Beginner shooting a product installation video

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    • #47023
      Avatardantheman
      Participant

      I am new to videography and new to this forum.My experience is in making short videos of events for my church, using a simple Sony Handycam and Magix Movie Edit Pro 15. I’ve gained one client who saw one of my videos and wanted a video for his website. Another guy saw one of my videos and now wants me to produce an installation video for an automotive aftermarket product that is about to go nationwide. GULP! I definitely see this as a huge opportunity to liftoff my videography business and to build my portfolio. Obviously I can’t go in there with a little Handycam and some softboxes and not expect to get laughed out of the room…SO…need a little advice here.

      They are looking for a product installation video. Basically filming a man installing the product in a car, with a voice over, explaining the steps of the install.

      I just acquired Sony Vegas 6 and am learning how to use it. I am looking into the Canon GL2 to film it with a Bogen 305 tripod. I have a green screen if necessary as well as 3 Vu-Pro softboxes. Not knowing a thing about audio, I’m not sure how to record a voice-over.

      If anyone could offer some advice, I would greatfully appreciate it!

      Thanks in advance!

    • #193645
      AvatarBruceMol
      Participant

      If you can, get your talent to install 2 or three times so you you can get different angles. With the emphasis on the product, not the talent, you can add voice over later w/o worrying about moving lips etc. If you can’t to a ‘re-install’ i.e. holes have to be drilled or something that alters the environment, go slow at that point and get a few different angles before the cut or drill or paint – whatever. Get a script too, useful to guide you and your talent to a successful shoot. Break the shoot into scenes so you know what to get and then get some coverage for all those scenes. The most difficultly withthis type of shoot is when the owner/inventor wants to ad lib – they usually goon too long!

      It’s a great opportunity for you to direct a shoot. Unlike a wedding or birthday, even a vacation, you can yell CUT! As for narration,I really believes in voice talent, professionals are realy worth it. They get most scripts in two takes and that saves a lot of time and effort. By all means record on the set if that is the treatment you want to take, recording ‘installation noises’ is good too, they make for good A/V fade outs (where you pick up the action again after the glue dries etc.)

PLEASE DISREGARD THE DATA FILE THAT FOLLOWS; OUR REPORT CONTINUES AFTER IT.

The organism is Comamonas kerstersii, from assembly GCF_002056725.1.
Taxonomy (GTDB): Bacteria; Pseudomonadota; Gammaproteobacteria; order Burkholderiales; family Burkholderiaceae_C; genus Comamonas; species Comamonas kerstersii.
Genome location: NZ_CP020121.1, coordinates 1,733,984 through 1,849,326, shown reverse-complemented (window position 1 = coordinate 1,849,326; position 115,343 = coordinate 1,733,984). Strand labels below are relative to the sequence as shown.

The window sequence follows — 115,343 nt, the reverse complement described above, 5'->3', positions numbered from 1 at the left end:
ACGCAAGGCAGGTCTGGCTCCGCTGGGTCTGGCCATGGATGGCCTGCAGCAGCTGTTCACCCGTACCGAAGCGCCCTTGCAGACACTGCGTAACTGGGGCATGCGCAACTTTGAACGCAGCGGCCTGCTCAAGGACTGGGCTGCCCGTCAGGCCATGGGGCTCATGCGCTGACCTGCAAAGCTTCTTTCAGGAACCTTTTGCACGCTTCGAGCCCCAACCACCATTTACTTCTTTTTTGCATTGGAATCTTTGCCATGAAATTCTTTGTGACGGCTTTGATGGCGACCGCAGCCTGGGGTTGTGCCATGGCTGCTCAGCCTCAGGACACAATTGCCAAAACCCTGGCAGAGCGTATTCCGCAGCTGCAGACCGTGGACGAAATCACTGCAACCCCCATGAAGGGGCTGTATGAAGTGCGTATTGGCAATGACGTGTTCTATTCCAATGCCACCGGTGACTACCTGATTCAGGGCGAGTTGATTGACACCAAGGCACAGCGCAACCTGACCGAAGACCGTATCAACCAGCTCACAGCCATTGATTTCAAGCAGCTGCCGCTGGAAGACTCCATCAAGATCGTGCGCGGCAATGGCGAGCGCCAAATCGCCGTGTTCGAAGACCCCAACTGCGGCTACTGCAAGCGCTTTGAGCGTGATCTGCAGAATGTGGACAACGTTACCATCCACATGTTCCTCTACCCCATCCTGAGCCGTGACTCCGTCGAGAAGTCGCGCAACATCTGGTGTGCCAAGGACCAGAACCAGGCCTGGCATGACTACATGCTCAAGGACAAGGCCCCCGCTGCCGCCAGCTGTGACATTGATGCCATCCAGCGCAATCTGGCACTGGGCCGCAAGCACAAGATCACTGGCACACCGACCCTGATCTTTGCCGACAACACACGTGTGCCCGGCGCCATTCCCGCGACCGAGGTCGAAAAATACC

Use titles to numerate the steps – pretend people are watching w/o the volume up – “This is a 3 step installation, Step 1 is to ..” Title step 2 and 3. Review quickly and remember you are working on a sales pitch so include titles for how tobuy the thing and how much.

    • #193646
      AvatarXTR-91
      Participant

      I’d go looking for some more knowledge (hone up on some more video skills) before you begin. Have you checked Videomaker’s entire realm of tutorials?

      http://www.videomaker.com/learn/

    • #193647
      Avatardantheman
      Participant

      Thank you for the feedback!

    • #193648
      Avatardantheman
      Participant

      I would like to add a professional voice-over to narrate the installation. How would I go about doing this (finding a professional and recording it..or do they record it for you?) Also, how much could I expect to pay?

    • #193649
      AvatarXTR-91
      Participant

      If money isn’t much of an object at this point, I’d go with hiring a voice talent professional (e.g. local radio announcer). I’m not quite sure what the rates are, but have heard a random figure from some place that they charge around $30 an hour. Otherwise, I’d self-narrarate (or ask for someone to volunteer) using a cardioid condenser microphone or shotgun mic via an interview.

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